The story was originally published in Mufti volume 60. Number 1. April 2020.

For more than 100 years the humble ANZAC biscuit has been a much-loved part of the Australian way of life. From sustaining our troops in World War One to filling today’s school lunchboxes, the simple oat recipe has been loved by generations. While the biscuit itself is a reasonably basic blend of oats, flour and syrup, the history of the Anzac biscuit is far richer.

The humble biscuit came to the fore in Australia when tins of the morsels were sent in care packages to troops on the frontlines of World War One by wives, mothers and girlfriends concerned about the food being supplied to “the boys”.

Known then as Soldiers or Army biscuits, they were nutritious but most importantly long-lasting and still edible after the many months at sea travelling to the various theatres of war. After the landing at Gallipoli that they became known as ANZAC biscuits.

Until recently, the true history of the ANZAC biscuit has remained relatively unknown, that was until culinary historian Allison Reynolds wrote ‘Anzac Biscuits: The Power and Spirit of An Everyday National Icon.’

Allison spent five years travelling through Australia, New Zealand and England examining war records, early Australian cookbooks and digging up hand-written recipes handed down through generations to write the definite story of the iconic Australian staple.

"When I went looking for information about the biscuits, I was amazed how little was known, especially because this biscuit is unique, I don’t know of any other food that has come out of the vagaries of war and is still made and loved today."

Allison Reynolds

The original biscuits which were made from a spartan blend of flour, sugar, salt and milk powder were hard and often eaten by the troops as a substitute for bread, or crumbled up and used as porridge.

Two soldiers pounding wholemeal biscuits into meal for making porridge. The biscuit was pounded with a shell and sifted through mosquito netting. The porridge made from this was the delicacy of the Anzac Army and was particularly esteemed when flavoured with condensed milk.
Two soldiers pounding wholemeal biscuits into meal for making porridge. The biscuit was pounded with a shell and sifted through mosquito netting. The porridge made from this was the delicacy of the Anzac Army and was particularly esteemed when flavoured with condensed milk.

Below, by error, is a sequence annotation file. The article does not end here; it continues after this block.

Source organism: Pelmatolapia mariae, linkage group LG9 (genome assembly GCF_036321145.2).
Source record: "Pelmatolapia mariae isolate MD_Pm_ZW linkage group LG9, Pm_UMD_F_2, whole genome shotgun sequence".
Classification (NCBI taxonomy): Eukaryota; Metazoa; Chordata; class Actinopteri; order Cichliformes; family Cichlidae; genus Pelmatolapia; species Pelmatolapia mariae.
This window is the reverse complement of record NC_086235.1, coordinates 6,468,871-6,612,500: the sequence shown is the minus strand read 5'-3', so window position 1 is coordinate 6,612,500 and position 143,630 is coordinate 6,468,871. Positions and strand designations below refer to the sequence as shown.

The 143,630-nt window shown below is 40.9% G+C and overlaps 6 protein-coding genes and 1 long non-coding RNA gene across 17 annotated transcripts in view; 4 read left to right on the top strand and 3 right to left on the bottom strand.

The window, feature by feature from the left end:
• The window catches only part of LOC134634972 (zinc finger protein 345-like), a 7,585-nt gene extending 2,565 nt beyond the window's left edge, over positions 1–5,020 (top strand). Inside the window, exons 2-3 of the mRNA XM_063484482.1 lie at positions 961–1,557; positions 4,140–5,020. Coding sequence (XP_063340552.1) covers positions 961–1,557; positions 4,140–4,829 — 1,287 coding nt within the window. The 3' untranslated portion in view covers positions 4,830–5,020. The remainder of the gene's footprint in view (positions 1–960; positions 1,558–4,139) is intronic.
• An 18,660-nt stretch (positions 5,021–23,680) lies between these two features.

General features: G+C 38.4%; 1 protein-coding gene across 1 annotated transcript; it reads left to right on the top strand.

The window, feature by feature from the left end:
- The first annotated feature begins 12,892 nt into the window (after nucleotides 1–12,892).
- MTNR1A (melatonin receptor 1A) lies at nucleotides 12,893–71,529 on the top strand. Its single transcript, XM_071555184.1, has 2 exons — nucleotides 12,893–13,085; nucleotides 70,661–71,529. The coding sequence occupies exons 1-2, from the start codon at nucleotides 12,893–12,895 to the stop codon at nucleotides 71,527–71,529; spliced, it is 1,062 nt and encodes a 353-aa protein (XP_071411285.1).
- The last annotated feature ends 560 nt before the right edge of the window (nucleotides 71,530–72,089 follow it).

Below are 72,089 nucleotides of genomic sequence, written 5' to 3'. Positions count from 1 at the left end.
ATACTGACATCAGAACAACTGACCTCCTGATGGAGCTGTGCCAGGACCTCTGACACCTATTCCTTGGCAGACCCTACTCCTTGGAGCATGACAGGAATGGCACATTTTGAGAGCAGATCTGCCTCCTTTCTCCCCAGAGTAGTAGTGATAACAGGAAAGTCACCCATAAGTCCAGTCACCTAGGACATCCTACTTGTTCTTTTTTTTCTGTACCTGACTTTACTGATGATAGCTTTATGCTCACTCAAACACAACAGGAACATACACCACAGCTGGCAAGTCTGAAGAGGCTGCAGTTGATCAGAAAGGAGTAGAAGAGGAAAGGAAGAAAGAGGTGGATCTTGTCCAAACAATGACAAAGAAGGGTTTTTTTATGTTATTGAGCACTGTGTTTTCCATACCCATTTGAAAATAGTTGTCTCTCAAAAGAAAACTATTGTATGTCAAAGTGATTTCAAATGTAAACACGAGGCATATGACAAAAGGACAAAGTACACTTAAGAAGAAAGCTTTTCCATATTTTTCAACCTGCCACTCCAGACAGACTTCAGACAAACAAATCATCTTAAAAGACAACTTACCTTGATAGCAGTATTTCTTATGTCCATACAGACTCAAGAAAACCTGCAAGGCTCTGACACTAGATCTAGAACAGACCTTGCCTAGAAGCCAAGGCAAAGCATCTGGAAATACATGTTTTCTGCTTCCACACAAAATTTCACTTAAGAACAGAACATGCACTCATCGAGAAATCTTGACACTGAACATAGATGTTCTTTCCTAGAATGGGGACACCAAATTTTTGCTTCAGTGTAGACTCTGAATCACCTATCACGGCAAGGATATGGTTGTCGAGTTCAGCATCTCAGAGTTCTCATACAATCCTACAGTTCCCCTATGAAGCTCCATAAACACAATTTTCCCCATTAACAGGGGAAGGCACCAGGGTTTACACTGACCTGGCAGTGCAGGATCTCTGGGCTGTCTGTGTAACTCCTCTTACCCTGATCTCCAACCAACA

The inspiration for the recipe can be traced back to Scotland where Oat cakes had been a staple of the Scots diet to ward off the extreme cold, long pre-dating the war. Over time, as our tastes changed and different ingredients such as golden syrup, coconut and even raisins became more readily available, the humble biscuit evolved.

Allison says it almost impossible for current generations to imagine how thrilled the troops, who were so far from home and living in desperate conditions, must’ve been to receive such a tin of biscuits from Australia.

“There is a sense of comfort that comes with them, soldiers would exchange the biscuits and take a momentary break from the challenges of the war.”

ANZAC Day Biscuit Recipe
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Such is the affection for ANZAC biscuits, the term is now protected under Australian law and cannot be used without permission from the government. Allison donates royalties from the sale of the book to the Australian War Widows Guild.

"This biscuit carries the spirit of the ANZACs"

Allison Reynolds

“It’s an everyday biscuit, but it is a commemorative biscuit to, not just baked for ANZAC Day but often on Remembrance Day as well. It carries a sense of camaraderie and nostalgia. It really represents all conflict, not just Gallipoli and World War One, but recent conflict too. People still send Anzac biscuits to family serving overseas today, there is something very special about receiving a treasured gift from home.”

Anzac Biscuits: The Power and Spirit of an Everyday National Icon by Allison Reynolds, is available from www.wakefieldpress.com.au